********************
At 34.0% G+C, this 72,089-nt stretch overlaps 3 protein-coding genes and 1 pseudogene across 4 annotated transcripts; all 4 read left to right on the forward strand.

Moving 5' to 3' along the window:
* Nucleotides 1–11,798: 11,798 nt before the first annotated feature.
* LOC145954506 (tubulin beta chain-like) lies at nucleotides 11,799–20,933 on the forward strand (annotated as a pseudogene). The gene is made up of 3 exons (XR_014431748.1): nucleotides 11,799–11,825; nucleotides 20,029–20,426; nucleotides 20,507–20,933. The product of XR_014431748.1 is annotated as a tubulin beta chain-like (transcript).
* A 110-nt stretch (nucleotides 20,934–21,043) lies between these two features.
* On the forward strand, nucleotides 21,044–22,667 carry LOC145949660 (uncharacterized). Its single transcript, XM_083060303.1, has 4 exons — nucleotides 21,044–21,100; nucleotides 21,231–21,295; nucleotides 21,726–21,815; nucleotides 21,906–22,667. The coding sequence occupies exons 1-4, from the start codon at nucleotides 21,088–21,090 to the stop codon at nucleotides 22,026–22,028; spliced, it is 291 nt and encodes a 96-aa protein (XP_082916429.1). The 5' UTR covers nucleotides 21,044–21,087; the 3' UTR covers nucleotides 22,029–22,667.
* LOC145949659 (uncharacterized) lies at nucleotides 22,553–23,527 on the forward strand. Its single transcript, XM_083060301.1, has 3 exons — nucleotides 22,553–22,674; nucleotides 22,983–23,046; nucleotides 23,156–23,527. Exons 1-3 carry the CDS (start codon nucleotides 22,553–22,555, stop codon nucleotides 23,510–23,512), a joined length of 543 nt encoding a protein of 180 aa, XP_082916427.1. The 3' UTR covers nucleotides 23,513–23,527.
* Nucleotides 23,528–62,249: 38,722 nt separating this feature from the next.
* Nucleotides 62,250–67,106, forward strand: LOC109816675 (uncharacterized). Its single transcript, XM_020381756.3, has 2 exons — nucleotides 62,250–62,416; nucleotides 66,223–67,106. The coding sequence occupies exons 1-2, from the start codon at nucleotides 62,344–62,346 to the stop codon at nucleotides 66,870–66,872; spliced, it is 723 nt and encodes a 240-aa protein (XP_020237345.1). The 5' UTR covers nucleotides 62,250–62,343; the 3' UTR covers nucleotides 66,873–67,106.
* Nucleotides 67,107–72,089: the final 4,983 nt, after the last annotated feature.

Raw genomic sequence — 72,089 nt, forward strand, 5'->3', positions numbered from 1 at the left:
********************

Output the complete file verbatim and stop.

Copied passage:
At 34.0% G+C, this 72,089-nt stretch overlaps 3 protein-coding genes and 1 pseudogene across 4 annotated transcripts; all 4 read left to right on the forward strand.

Moving 5' to 3' along the window:
* Nucleotides 1–11,798: 11,798 nt before the first annotated feature.
* LOC145954506 (tubulin beta chain-like) lies at nucleotides 11,799–20,933 on the forward strand (annotated as a pseudogene). The gene is made up of 3 exons (XR_014431748.1): nucleotides 11,799–11,825; nucleotides 20,029–20,426; nucleotides 20,507–20,933. The product of XR_014431748.1 is annotated as a tubulin beta chain-like (transcript).
* A 110-nt stretch (nucleotides 20,934–21,043) lies between these two features.
* On the forward strand, nucleotides 21,044–22,667 carry LOC145949660 (uncharacterized). Its single transcript, XM_083060303.1, has 4 exons — nucleotides 21,044–21,100; nucleotides 21,231–21,295; nucleotides 21,726–21,815; nucleotides 21,906–22,667. The coding sequence occupies exons 1-4, from the start codon at nucleotides 21,088–21,090 to the stop codon at nucleotides 22,026–22,028; spliced, it is 291 nt and encodes a 96-aa protein (XP_082916429.1). The 5' UTR covers nucleotides 21,044–21,087; the 3' UTR covers nucleotides 22,029–22,667.
* LOC145949659 (uncharacterized) lies at nucleotides 22,553–23,527 on the forward strand. Its single transcript, XM_083060301.1, has 3 exons — nucleotides 22,553–22,674; nucleotides 22,983–23,046; nucleotides 23,156–23,527. Exons 1-3 carry the CDS (start codon nucleotides 22,553–22,555, stop codon nucleotides 23,510–23,512), a joined length of 543 nt encoding a protein of 180 aa, XP_082916427.1. The 3' UTR covers nucleotides 23,513–23,527.
* Nucleotides 23,528–62,249: 38,722 nt separating this feature from the next.
* Nucleotides 62,250–67,106, forward strand: LOC109816675 (uncharacterized). Its single transcript, XM_020381756.3, has 2 exons — nucleotides 62,250–62,416; nucleotides 66,223–67,106. The coding sequence occupies exons 1-2, from the start codon at nucleotides 62,344–62,346 to the stop codon at nucleotides 66,870–66,872; spliced, it is 723 nt and encodes a 240-aa protein (XP_020237345.1). The 5' UTR covers nucleotides 62,250–62,343; the 3' UTR covers nucleotides 66,873–67,106.
* Nucleotides 67,107–72,089: the final 4,983 nt, after the last annotated feature.

Raw genomic sequence — 72,089 nt, forward strand, 5'->3', positions numbered from 1 at the left: